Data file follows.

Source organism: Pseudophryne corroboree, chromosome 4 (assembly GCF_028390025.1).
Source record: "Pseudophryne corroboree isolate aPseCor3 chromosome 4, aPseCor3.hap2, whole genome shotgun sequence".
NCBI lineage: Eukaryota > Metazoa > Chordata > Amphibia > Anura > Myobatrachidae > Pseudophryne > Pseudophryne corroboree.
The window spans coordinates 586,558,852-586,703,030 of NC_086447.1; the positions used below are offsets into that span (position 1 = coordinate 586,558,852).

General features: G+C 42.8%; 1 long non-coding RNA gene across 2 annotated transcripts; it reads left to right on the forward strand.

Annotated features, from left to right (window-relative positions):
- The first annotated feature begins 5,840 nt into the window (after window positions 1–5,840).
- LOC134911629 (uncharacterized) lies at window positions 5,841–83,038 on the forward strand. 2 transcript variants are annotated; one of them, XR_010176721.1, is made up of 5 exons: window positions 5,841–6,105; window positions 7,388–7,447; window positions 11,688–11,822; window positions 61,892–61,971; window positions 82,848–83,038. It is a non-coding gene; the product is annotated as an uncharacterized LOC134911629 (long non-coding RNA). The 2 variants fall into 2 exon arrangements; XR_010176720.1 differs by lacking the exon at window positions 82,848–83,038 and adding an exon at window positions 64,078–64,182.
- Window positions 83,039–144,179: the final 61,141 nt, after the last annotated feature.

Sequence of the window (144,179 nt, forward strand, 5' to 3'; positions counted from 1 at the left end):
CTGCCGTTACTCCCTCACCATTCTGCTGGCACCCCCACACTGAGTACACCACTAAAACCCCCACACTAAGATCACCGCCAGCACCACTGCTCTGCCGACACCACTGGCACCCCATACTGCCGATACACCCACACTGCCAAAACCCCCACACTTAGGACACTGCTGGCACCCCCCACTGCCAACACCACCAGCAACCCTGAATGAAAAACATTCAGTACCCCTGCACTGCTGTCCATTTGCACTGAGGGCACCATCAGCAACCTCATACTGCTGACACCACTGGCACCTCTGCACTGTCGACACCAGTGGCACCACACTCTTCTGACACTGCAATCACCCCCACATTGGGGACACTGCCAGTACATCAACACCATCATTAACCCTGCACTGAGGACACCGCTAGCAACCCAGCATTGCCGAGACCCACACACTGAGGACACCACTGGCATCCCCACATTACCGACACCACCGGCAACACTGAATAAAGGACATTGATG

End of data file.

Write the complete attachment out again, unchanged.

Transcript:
Source organism: Pseudophryne corroboree, chromosome 4 (assembly GCF_028390025.1).
Source record: "Pseudophryne corroboree isolate aPseCor3 chromosome 4, aPseCor3.hap2, whole genome shotgun sequence".
NCBI lineage: Eukaryota > Metazoa > Chordata > Amphibia > Anura > Myobatrachidae > Pseudophryne > Pseudophryne corroboree.
The window spans coordinates 586,558,852-586,703,030 of NC_086447.1; the positions used below are offsets into that span (position 1 = coordinate 586,558,852).

General features: G+C 42.8%; 1 long non-coding RNA gene across 2 annotated transcripts; it reads left to right on the forward strand.

Annotated features, from left to right (window-relative positions):
- The first annotated feature begins 5,840 nt into the window (after window positions 1–5,840).
- LOC134911629 (uncharacterized) lies at window positions 5,841–83,038 on the forward strand. 2 transcript variants are annotated; one of them, XR_010176721.1, is made up of 5 exons: window positions 5,841–6,105; window positions 7,388–7,447; window positions 11,688–11,822; window positions 61,892–61,971; window positions 82,848–83,038. It is a non-coding gene; the product is annotated as an uncharacterized LOC134911629 (long non-coding RNA). The 2 variants fall into 2 exon arrangements; XR_010176720.1 differs by lacking the exon at window positions 82,848–83,038 and adding an exon at window positions 64,078–64,182.
- Window positions 83,039–144,179: the final 61,141 nt, after the last annotated feature.

Sequence of the window (144,179 nt, forward strand, 5' to 3'; positions counted from 1 at the left end):
CTGCCGTTACTCCCTCACCATTCTGCTGGCACCCCCACACTGAGTACACCACTAAAACCCCCACACTAAGATCACCGCCAGCACCACTGCTCTGCCGACACCACTGGCACCCCATACTGCCGATACACCCACACTGCCAAAACCCCCACACTTAGGACACTGCTGGCACCCCCCACTGCCAACACCACCAGCAACCCTGAATGAAAAACATTCAGTACCCCTGCACTGCTGTCCATTTGCACTGAGGGCACCATCAGCAACCTCATACTGCTGACACCACTGGCACCTCTGCACTGTCGACACCAGTGGCACCACACTCTTCTGACACTGCAATCACCCCCACATTGGGGACACTGCCAGTACATCAACACCATCATTAACCCTGCACTGAGGACACCGCTAGCAACCCAGCATTGCCGAGACCCACACACTGAGGACACCACTGGCATCCCCACATTACCGACACCACCGGCAACACTGAATAAAGGACATTGATG